How do you make good career choices? What do good career choices look like when you’re trying to make a decision about your life’s work?
In past posts, we looked at how “follow your passion” is actually important advice, though it’s been recently criticized by some thinkers.
We also discovered that our passions are actually specific activities in our jobs and not just excitement for a certain industry, though that is important.
Finally, we learned that our strengths are not just activities we are good at, but activities that strengthen us.
So, rightly understood, “follow your passion” really means finding not just the industry that excites you most, but also the jobs within that arena where the specific activities that energize you will make up the main part of your day.
That’s what it really means to follow your passion, and that is truly helpful, enlightening advice.
There is one more component to add to the mix: our passion, even when understood in the above sense, needs to intersect with a real need in the world.
The way to identify your career path or the best fit for your next job, then, is to seek work that is at the intersection of three things. I refer to these three components as the “Threefold Model for Identifying Your Life Work.”
- You enjoy the activities of the work (that is, you are passionate about them). They strengthen you rather than drain you.
- You are excellent at the specific activities of the work.
- The work meets a real need in the world.
Now, with those three criteria in mind, what do you do if you don’t know what you are passionate about? How do you still make wise career choices? Let me suggest three things.
Just Start Doing Things
This is where those who reject the advice of “follow your passion” are partly right. Though our passion is not simply what works well for us, neither is our passion something we are supposed to find by just sitting back and reflecting. Most people find their passion by doing a lot of stuff, and seeing what things they enjoy most.
Years ago, spiritual gifts tests were common. The well-known pastor Rick Warren said when he took one back in the day, he only had one gift: martyrdom. Another guy who went around mooching off of others all day turned out to have the gift of “poverty”—which turned out only to reinforce him in his crazy efforts!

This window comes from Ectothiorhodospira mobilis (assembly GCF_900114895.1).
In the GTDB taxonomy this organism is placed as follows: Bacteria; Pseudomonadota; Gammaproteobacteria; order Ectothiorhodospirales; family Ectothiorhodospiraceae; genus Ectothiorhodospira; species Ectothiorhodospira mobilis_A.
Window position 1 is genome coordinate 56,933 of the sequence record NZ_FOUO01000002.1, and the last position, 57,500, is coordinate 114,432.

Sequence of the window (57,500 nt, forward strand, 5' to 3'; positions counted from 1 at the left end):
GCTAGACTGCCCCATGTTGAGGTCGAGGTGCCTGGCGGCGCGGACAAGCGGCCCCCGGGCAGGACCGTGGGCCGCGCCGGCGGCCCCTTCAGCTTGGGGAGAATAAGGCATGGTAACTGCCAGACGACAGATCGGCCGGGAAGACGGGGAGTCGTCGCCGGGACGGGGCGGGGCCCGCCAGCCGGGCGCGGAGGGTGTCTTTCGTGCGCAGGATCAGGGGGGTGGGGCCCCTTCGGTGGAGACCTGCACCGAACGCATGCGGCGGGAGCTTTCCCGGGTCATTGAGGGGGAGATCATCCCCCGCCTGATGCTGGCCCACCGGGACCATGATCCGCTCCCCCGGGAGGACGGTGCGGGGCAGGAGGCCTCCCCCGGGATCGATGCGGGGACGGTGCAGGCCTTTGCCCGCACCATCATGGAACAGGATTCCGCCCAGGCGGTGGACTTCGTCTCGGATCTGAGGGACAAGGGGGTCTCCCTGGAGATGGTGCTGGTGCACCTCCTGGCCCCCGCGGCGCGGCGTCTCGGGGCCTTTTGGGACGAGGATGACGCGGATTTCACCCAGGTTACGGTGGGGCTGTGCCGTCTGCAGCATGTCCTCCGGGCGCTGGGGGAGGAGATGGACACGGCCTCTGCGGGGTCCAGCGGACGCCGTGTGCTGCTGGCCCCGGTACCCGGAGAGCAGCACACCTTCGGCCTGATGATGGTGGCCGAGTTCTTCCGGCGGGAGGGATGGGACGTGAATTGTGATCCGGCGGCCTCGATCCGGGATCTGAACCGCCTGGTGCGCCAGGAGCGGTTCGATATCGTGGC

In contrast, the way to find out what you are good at and love to do is not to take a test or just think to yourself “this is my passion,” but to do stuff. Then you find out what you love, what you are excellent at, and what is actually serving people—and build on that.
Increase Your Opportunity Stream
This means that in addition to doing things that seem like they might be interesting and learning what energizes you by trial and error, you should also seek to surround yourself with more activity.
This means things like going to conferences, networking with others, and seeking out those chance encounters that lead to new experiences and friendships. Sometimes, we identify a passion when new doors open to us that we didn’t know about in advance.
Care About The “Who” as Much as The “What”
When there are several different types of activities you enjoy, pay special attention to what type of people you like to work with and be around. Some of my best decisions are decisions I made because they enabled me to join forces with quality people who I respect, who love the Lord, and who make me a better person.
When you aren’t sure what to do, the next best thing is to navigate your course on account of who you want to be with. Proverbs 13:20 says,
Whoever walks with the wise becomes wise, but the companion of fools will suffer harm.
These are some tips I hope you find helpful as you prayerfully think about your career and calling. Maybe you’re using these to help someone else navigate these issues. Either way, I’d love to hear your story, as well as any other suggestions you might have regarding making good career decisions.
Editor’s note: Happy New Year! Start the new year with discovering the biblical meaning of work in How Then Should We Work?
This article was previously published on Nov. 19, 2013.